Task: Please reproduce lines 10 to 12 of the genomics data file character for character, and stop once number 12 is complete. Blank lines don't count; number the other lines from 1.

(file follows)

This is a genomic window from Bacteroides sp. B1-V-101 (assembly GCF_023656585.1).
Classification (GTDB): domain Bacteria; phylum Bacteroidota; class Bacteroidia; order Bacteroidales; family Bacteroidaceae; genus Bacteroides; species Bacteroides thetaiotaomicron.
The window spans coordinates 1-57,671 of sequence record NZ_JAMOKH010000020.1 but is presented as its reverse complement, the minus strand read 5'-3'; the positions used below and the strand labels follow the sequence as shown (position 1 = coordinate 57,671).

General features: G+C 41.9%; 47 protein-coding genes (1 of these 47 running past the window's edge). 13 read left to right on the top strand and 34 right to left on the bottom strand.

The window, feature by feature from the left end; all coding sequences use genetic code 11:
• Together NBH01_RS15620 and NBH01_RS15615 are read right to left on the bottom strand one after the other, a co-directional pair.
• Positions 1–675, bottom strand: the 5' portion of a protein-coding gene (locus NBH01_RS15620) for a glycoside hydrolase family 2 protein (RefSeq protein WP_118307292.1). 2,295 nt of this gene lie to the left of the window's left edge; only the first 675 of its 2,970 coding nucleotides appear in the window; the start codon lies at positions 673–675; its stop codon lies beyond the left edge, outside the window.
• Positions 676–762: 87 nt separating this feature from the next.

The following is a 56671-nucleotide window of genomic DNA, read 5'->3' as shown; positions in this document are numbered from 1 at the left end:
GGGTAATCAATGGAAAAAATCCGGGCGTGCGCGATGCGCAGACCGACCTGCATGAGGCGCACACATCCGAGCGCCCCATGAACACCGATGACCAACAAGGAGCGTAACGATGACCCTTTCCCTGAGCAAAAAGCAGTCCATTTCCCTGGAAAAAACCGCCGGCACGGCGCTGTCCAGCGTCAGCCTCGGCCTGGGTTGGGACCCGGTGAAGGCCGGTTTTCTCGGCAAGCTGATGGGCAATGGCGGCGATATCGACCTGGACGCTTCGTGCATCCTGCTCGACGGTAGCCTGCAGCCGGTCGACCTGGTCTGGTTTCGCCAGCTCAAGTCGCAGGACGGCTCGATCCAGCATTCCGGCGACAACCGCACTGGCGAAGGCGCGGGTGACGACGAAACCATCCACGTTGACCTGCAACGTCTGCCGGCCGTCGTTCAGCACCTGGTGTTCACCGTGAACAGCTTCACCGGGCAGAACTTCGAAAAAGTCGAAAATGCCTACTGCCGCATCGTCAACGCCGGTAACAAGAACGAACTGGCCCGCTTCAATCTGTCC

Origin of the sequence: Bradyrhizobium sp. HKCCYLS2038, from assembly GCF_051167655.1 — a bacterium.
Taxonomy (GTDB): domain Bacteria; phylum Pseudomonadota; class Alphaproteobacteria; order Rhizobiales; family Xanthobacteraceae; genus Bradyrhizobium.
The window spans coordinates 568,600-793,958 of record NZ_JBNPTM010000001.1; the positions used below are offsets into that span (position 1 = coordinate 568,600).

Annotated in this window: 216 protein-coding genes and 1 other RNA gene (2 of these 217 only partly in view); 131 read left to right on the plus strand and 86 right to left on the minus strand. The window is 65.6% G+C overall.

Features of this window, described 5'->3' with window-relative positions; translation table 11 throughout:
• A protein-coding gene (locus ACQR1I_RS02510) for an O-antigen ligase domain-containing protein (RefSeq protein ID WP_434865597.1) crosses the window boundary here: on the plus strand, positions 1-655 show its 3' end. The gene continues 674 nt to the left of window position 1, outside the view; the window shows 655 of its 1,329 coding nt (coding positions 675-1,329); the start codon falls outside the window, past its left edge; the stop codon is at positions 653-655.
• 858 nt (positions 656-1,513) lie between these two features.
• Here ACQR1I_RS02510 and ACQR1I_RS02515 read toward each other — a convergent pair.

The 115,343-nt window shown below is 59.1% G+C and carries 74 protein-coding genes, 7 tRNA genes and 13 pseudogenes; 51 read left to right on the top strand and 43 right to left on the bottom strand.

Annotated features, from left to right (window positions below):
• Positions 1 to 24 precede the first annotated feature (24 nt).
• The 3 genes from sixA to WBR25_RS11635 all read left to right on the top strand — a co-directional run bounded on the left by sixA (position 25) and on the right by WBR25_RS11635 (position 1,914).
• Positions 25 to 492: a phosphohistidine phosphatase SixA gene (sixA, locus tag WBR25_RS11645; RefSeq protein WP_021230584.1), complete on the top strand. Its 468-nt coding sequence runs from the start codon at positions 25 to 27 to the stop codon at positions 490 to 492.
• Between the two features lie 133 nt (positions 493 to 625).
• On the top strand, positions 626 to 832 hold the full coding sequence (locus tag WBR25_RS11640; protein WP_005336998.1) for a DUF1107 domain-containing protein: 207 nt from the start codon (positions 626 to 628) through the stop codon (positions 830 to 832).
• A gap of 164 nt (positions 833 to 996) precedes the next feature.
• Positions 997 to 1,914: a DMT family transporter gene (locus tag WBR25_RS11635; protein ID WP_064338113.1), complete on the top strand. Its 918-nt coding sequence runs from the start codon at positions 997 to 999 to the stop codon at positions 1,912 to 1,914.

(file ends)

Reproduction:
GGGTAATCAATGGAAAAAATCCGGGCGTGCGCGATGCGCAGACCGACCTGCATGAGGCGCACACATCCGAGCGCCCCATGAACACCGATGACCAACAAGGAGCGTAACGATGACCCTTTCCCTGAGCAAAAAGCAGTCCATTTCCCTGGAAAAAACCGCCGGCACGGCGCTGTCCAGCGTCAGCCTCGGCCTGGGTTGGGACCCGGTGAAGGCCGGTTTTCTCGGCAAGCTGATGGGCAATGGCGGCGATATCGACCTGGACGCTTCGTGCATCCTGCTCGACGGTAGCCTGCAGCCGGTCGACCTGGTCTGGTTTCGCCAGCTCAAGTCGCAGGACGGCTCGATCCAGCATTCCGGCGACAACCGCACTGGCGAAGGCGCGGGTGACGACGAAACCATCCACGTTGACCTGCAACGTCTGCCGGCCGTCGTTCAGCACCTGGTGTTCACCGTGAACAGCTTCACCGGGCAGAACTTCGAAAAAGTCGAAAATGCCTACTGCCGCATCGTCAACGCCGGTAACAAGAACGAACTGGCCCGCTTCAATCTGTCC

Origin of the sequence: Bradyrhizobium sp. HKCCYLS2038, from assembly GCF_051167655.1 — a bacterium.
Taxonomy (GTDB): domain Bacteria; phylum Pseudomonadota; class Alphaproteobacteria; order Rhizobiales; family Xanthobacteraceae; genus Bradyrhizobium.